Your story about the coffee served in the White House went viral. Were you surprised by the amount of traction it got?
A little bit. But from covering the White House and politics, I also know that it's sometimes the non-serious stuff that gets a lot of attention. There's a lot of interest, and mystique, about the White House and I had a feeling that people would be interested in knowing about the coffee. I tried to write it in a way that was fun and interesting, while also giving a nod to the fact that I know this isn't the most serious topic in the world. But that doesn't mean it's not interesting.
You eventually solved the mystery a few months later while attending a White House dinner. Was it a thrilling revelation, knowing your super sleuthing paid off?
It was actually kind of amazing how easy that part was. I had spent months trying to discover what is served at the White House, hounding the press office and talking to some of Obama's top aides. People either didn't know, didn't care, or wouldn't tell me. And then one night in December, I was there for the annual holiday party for the press, and saw a woman serving coffee. She had absolutely no hesitation in telling me what was in the cup: Starbucks Verona decaf. I was thrilled to know, but also a little disappointed. An immense amount of thought goes into every detail at the White House, and it strikes me that at a time when America is exploding with great coffee, not enough is going into their coffee. Even if you're going to go with Starbucks, at least pick one of their Reserve blends!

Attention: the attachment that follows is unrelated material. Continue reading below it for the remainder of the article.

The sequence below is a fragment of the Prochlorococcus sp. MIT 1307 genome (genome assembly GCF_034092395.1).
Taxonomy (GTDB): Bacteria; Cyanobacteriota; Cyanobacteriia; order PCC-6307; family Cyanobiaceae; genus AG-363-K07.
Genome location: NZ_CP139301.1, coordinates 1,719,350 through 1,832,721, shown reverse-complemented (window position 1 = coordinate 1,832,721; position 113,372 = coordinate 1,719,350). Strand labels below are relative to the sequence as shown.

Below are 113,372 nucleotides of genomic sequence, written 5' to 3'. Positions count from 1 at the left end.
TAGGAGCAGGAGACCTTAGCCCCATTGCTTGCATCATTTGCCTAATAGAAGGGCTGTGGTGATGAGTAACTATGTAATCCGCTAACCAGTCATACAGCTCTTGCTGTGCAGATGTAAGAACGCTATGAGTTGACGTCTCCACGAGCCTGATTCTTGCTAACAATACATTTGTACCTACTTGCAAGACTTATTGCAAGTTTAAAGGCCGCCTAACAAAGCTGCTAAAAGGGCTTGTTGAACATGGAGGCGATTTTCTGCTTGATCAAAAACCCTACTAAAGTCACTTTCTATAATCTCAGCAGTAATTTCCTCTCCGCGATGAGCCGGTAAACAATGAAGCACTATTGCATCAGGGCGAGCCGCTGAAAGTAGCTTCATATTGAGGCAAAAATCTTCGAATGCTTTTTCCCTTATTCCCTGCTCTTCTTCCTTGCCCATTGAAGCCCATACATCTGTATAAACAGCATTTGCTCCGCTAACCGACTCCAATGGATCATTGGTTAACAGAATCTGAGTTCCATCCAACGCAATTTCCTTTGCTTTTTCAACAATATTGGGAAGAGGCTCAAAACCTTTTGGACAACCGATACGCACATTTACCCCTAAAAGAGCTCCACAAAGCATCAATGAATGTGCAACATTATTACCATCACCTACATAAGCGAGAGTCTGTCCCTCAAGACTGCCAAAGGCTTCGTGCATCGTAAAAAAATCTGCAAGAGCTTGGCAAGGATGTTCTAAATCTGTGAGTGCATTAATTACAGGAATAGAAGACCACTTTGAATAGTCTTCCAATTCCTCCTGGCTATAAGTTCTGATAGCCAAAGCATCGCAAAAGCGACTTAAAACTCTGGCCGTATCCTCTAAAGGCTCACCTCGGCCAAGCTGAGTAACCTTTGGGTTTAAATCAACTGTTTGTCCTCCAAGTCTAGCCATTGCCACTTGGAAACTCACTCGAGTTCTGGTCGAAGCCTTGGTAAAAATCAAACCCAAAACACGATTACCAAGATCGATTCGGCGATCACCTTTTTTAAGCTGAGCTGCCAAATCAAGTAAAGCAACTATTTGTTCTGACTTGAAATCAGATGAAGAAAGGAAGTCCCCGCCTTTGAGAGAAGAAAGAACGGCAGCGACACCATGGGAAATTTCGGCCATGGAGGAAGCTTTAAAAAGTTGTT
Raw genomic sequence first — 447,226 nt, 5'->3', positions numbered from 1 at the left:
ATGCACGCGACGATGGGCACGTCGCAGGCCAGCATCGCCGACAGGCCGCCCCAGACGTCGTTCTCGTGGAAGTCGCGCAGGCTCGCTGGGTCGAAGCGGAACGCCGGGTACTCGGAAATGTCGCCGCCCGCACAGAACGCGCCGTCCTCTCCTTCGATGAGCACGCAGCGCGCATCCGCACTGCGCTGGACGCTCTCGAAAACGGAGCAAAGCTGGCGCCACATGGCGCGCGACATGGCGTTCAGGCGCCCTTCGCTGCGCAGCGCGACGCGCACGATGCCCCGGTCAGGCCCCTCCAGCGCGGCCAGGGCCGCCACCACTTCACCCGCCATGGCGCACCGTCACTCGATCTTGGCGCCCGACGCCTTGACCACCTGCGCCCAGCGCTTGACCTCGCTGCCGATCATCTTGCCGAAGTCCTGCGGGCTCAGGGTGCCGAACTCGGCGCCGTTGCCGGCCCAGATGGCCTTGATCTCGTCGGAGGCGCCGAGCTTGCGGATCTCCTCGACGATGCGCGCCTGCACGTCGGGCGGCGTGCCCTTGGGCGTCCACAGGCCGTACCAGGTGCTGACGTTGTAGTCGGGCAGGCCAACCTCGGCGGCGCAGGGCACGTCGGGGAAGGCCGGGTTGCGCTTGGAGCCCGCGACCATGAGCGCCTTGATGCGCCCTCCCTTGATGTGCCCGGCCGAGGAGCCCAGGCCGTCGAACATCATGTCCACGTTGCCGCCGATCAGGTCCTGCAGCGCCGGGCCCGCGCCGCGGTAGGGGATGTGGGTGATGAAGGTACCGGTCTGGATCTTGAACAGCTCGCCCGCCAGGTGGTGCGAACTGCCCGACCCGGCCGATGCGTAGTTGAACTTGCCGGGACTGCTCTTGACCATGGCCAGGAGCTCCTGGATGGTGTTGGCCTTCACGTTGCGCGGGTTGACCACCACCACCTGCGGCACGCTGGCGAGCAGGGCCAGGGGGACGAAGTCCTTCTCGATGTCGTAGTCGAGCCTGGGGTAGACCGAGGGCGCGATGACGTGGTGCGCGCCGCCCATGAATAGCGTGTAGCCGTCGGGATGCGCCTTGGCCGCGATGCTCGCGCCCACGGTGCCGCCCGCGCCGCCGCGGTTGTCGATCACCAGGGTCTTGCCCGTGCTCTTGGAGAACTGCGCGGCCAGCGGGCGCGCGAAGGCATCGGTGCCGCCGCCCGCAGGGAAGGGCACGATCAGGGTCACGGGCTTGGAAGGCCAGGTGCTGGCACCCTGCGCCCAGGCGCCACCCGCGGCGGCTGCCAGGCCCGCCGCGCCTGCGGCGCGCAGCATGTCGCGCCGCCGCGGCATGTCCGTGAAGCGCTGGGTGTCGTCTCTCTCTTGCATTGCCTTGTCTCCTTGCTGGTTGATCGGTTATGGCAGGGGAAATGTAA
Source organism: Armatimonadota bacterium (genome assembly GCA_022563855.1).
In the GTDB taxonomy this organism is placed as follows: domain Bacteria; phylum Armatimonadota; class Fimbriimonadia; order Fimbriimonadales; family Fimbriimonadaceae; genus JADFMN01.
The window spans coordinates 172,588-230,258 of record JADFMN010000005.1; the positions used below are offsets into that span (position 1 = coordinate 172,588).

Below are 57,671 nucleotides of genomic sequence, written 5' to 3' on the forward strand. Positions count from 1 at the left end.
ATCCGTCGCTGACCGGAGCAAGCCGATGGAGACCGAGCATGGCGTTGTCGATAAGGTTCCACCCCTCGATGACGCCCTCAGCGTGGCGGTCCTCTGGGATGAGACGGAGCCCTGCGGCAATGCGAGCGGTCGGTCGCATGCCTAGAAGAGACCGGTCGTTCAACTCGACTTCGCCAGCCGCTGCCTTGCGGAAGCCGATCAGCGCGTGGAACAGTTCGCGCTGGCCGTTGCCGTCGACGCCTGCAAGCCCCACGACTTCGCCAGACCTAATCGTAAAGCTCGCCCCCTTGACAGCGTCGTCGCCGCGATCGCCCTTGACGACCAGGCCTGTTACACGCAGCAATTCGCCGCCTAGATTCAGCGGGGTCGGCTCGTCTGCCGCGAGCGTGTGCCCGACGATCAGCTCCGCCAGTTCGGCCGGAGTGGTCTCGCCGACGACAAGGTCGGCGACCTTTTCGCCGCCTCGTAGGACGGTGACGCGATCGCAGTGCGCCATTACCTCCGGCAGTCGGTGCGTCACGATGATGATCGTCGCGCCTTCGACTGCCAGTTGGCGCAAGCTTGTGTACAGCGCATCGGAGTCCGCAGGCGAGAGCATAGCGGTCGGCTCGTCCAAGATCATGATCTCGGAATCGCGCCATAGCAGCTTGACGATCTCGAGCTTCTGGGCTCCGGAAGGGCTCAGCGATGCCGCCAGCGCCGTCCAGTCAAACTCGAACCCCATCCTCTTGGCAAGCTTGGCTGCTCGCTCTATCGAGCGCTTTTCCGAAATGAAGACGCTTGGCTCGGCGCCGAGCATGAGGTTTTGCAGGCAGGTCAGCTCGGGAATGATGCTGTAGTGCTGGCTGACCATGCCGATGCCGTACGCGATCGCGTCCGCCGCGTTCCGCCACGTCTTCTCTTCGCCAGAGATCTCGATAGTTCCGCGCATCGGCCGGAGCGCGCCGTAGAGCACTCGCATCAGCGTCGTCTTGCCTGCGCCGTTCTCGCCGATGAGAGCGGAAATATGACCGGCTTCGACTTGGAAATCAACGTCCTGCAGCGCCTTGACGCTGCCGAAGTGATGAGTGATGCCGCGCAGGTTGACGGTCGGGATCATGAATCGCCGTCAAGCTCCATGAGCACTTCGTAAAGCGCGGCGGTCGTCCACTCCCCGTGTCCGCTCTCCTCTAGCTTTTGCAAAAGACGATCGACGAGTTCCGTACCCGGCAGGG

For your My Morning Cup series, you interview politicians and business people about their daily coffee routines. Who has been your favorite interview?
I have loved doing this, because people have such unique and interesting ways of going about their coffee routines. I think my favorite might have been the first one, Michael Dukakis. He buys Colombian coffee at Costco, which he insists works out to only 3 cents per cup, and he programs his Mr. Coffee machine to brew it at 4:30 a.m. His routine is as unassuming as mine is pretentious, but yet we are both starting out our mornings with the same basic drink.
Whose coffee routine were you most impressed by?
One that jumps out at me is this woman Grace Ackerman, who is a 72-year-old hardware store cashier. She works part time and lives on Social Security, but good coffee is one thing she spends her money on. And every morning, she's grinding her beans and using an AeroPress to make her brew.
Let's flip the tables, a My Morning Coup, if you will. What is Matt Viser's daily coffee routine?
Ha! So I've gotten increasingly elaborate in this. On weekdays, I wait until I arrive at work for my first cup. I’ve got my digital scale, hand grinder, Bonavita gooseneck kettle, and Kalita Wave Style Set at the ready. I’m usually dosing 25 grams of coffee for 415 grams of water. I sit down with my first cup around 9am. Depending on what kind of day it is, my next cup will come around 1pm. I will always have at least two cups of coffee and sometimes I'll have a third later in the afternoon. These days I'm usually making my own coffee, but when I go out, I usually order a cappuccino or, increasingly, a macchiato (the cappuccinos at a lot of places are too milky for my taste).
Do you ever read the comments on any of your Double Shot articles? They're really something else. They make me happy Sprudge disabled the comments.
I do read them, and they're pretty incredible. Sometimes they're quite brutal, either at me for writing about coffee or at someone else for their choice in coffee. But I mostly find them amusing.
Next time you see the President, tell him Sprudge says hi, even if he does drink tea.
Will do. Maybe he'll give you a “latte salute.”
Zac Cadwalader is a Sprudge.com staff writer based in Dallas. Read more Zac Cadwalader on Sprudge.